The Good Eye: 2014 Top 10s
Things that gave a lady hope
1) OBVIOUS CHILD The most courageous film ever to include a woman drunkenly peeing in the street, Gillian Robespierre's well-crafted debut comedy depicts its female lead as a human first and foremost, flawed and messy as that word entails. Featuring a stand-out performance by Jenny Slate, this corrective to the Knocked-Up-and-Juno school of comedy dares to suggest that not only is abortion a legitimate choice for a woman, but every once in a while it might even be an obvious one.
2) YOU MUST REMEMBER THIS Serial may be the highest-profile podcast of 2014 – or arguably, ever – but the quiet debut and modest production values of film critic Karina Longworth's podcast You Must Remember This belie its ambition. Promising to tell "the hidden and forgotten stories of Hollywood's first hundred years," Longworth delivers insights on the industry that has, more than any other, shaped our ideas of what women and men should be. Whether she's dishing the dirt on Barbra Streisand's disastrous A Star Is Born; celebrating the languid, bisexual Thirties leading-lady Kay Francis; or dissecting Madonna's movie-star-dating habit, Longworth, like Serial's Sarah Koenig, exposes the seams of storytelling itself in the most entertaining way.
3) MARYAM MIRZAKHANI I can't claim to know the Iranian mathematician's work – I think it has to do with geodesics – but I do know that the first woman to win the prestigious Field Prize is an important role model for girls in STEM. It's been decades since Barbie first chirped "Gee, math is hard!," but girls' toys are more stereotypical than ever; just this year, Mattel had to discontinue a book called "I Can Be a Computer Engineer" in which Barbie can't even run anti-virus software on her laptop without help from her male classmates. If you think that sort of thing doesn't affect girls' performance in STEM fields, listen to "When Women Stopped Coding," an episode of NPR's Planet Money podcast. In the meantime, let's hope for a bumper crop of baby girls named Maryam who, when math class gets tough, will just sharpen their pencils.
4) MALALA YOUSAFZAI Oh, I'm sorry, did you not hear in the back row? A 17-year-old Pakistani girl who took a bullet to the head for every girl's right to an education won the Nobel Peace Prize this year. I get weepy, so I'll move on.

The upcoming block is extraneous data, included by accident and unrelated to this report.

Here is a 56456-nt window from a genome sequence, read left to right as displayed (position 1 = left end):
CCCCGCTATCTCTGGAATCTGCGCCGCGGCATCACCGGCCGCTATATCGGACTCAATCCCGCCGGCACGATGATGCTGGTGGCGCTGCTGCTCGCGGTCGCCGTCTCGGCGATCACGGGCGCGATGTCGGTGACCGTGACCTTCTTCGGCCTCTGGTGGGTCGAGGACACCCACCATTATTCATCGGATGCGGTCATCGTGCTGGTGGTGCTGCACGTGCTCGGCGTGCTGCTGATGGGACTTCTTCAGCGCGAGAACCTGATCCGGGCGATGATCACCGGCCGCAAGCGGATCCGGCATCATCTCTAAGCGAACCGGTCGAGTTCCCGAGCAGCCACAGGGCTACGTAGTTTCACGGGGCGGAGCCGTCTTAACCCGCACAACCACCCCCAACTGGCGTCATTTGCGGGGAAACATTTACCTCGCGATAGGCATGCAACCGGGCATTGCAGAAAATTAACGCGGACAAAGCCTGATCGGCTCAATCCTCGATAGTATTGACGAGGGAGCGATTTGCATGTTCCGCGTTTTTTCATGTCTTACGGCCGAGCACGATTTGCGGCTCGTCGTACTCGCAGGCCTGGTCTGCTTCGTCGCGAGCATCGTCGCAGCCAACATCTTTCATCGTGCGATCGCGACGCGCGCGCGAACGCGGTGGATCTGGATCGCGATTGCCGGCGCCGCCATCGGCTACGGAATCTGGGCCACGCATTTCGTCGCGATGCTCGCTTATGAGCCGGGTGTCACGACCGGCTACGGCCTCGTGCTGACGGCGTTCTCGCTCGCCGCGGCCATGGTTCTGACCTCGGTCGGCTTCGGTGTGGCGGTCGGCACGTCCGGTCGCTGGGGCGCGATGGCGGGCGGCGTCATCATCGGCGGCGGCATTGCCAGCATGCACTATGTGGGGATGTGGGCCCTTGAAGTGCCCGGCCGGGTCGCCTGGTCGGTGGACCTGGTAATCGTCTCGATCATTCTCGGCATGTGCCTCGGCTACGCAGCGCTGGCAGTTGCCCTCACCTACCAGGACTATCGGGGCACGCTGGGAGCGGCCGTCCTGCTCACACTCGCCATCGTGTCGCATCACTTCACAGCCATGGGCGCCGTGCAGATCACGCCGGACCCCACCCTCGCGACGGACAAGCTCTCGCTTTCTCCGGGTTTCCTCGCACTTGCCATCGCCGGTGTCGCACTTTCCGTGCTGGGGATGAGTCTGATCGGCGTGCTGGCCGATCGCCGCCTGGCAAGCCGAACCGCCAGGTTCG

5) BEYONCÉ WRITES THE WORD "FEMINIST" IN 10-FOOT-TALL LETTERS OF SHEER AWESOMENESS I'm a Beyoncé apologist – as in, I apologize for kicking your ass next time you say she's not a "real" feminist. Maybe it's all her shout-outs to H-town or her brazenness in co-opting "Eff you, pay me" from Goodfellas in "Girls (Run the World)" or the fact that "Rocket" has the sexiest bridge of any song ever. She's not literally flawless – are you? – but like all great Texas women, Queen Bey is larger than life. And, unlike me, she will not apologize for kicking your ass.
6) LP1 BY FKA TWIGS On her debut album of spaced-out, R&B-inflected electronica, the British singer-songwriter created a sound equal parts cerebral and aphrodisiacal, something like if the music of D'Angelo and St. Vincent were to float heavenward in rainbow-colored spheres, procreate, and then fall back to Earth in a gentle rain.
7) URSULA K. LE GUIN AT THE NATIONAL BOOK AWARDS Accepting honors for her contribution to American letters, the grand dame of science fiction issued a clarion call for "realists of a larger reality." Quoth Saint Ursula: "Hard times are coming, when we will be wanting the voices of writers who can see alternatives to how we live now, who can see through our fear-stricken society and its obsessive technologies and even imagine some real grounds for hope. We will need writers who can remember freedom." Jog your memory by reading Le Guin herself, starting with The Left Hand of Darkness and The Dispossessed.
8) THE BABADOOK As I've argued before ("A Woman Possessed," Oct. 24), horror films are particularly well-suited for capturing certain aspects of women's experience – like the threat, very real in Texas, of being reduced to our reproductive function – so it's no surprise that women were behind the year's best horror films. In Australian director Jennifer Kent's debut, a single mother (Essie Davis), exhausted and effaced by her caregiving roles at home and work, lets in a monster guaranteed to have you lying awake for nights on end, trying to forget the word "Babadook." Along with Ana Lily Amirpour's A Girl Walks Home Alone at Night, The Babadook made 2014 a banner year for woman-directed horror.
9) SOLANGE KNOWLES' WEDDING GOWN You thought I wasn't going to mention clothes, didn't you? Wedding style usually bores me to tears, which is why I'm doubly grateful to Solange for the single best fashion moment of the year: a Humberto Leon for Kenzo wedding gown, complete with cape and Wonder Woman cuffs, that was more high priestess than blushing bride.
10) THE TIME I BEAT ROGUE Hear me out! I started playing the computer game Rogue on an IBM PC Jr. when I was 8 years old. The ancestor of a genus of particularly existential video games called "roguelikes," the 1980 version gave you a smiley-face icon that you steered through a randomly generated dungeon, butting it up against monsters represented by letters of the alphabet until either they died or you did. Because of their randomness, and because you only get one life, roguelikes are notoriously hard to win. Last Christmas I downloaded an iPhone app that mimics the original, lo-fi version, and, after hundreds and hundreds of games, played in boredom on elevators, in lines, and whenever I needed to zone out or de-stress for a few minutes, I finally got to see what the win screen looks like. I figure if I can play a game for 28 years without winning, I can survive one year of disastrous elections and Supreme Court setbacks and live to fight the monsters of 2015.